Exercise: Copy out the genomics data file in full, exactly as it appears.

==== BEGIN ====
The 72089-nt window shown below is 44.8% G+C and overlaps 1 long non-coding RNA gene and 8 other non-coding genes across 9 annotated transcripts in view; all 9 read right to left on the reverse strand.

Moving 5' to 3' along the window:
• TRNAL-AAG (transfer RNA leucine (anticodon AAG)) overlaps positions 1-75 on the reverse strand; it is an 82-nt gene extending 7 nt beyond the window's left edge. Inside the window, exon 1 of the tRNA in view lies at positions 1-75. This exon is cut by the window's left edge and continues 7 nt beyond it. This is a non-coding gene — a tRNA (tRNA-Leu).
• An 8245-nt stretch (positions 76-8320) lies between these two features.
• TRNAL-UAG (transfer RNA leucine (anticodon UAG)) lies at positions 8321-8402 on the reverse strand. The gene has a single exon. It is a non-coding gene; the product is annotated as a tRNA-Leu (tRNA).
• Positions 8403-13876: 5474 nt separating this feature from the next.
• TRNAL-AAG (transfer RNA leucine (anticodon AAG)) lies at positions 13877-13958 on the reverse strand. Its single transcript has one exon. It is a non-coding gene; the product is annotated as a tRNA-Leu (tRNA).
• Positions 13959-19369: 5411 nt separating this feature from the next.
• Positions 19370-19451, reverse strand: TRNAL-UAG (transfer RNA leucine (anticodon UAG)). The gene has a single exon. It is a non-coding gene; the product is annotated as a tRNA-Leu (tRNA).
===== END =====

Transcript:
The 72089-nt window shown below is 44.8% G+C and overlaps 1 long non-coding RNA gene and 8 other non-coding genes across 9 annotated transcripts in view; all 9 read right to left on the reverse strand.

Moving 5' to 3' along the window:
• TRNAL-AAG (transfer RNA leucine (anticodon AAG)) overlaps positions 1-75 on the reverse strand; it is an 82-nt gene extending 7 nt beyond the window's left edge. Inside the window, exon 1 of the tRNA in view lies at positions 1-75. This exon is cut by the window's left edge and continues 7 nt beyond it. This is a non-coding gene — a tRNA (tRNA-Leu).
• An 8245-nt stretch (positions 76-8320) lies between these two features.
• TRNAL-UAG (transfer RNA leucine (anticodon UAG)) lies at positions 8321-8402 on the reverse strand. The gene has a single exon. It is a non-coding gene; the product is annotated as a tRNA-Leu (tRNA).
• Positions 8403-13876: 5474 nt separating this feature from the next.
• TRNAL-AAG (transfer RNA leucine (anticodon AAG)) lies at positions 13877-13958 on the reverse strand. Its single transcript has one exon. It is a non-coding gene; the product is annotated as a tRNA-Leu (tRNA).
• Positions 13959-19369: 5411 nt separating this feature from the next.
• Positions 19370-19451, reverse strand: TRNAL-UAG (transfer RNA leucine (anticodon UAG)). The gene has a single exon. It is a non-coding gene; the product is annotated as a tRNA-Leu (tRNA).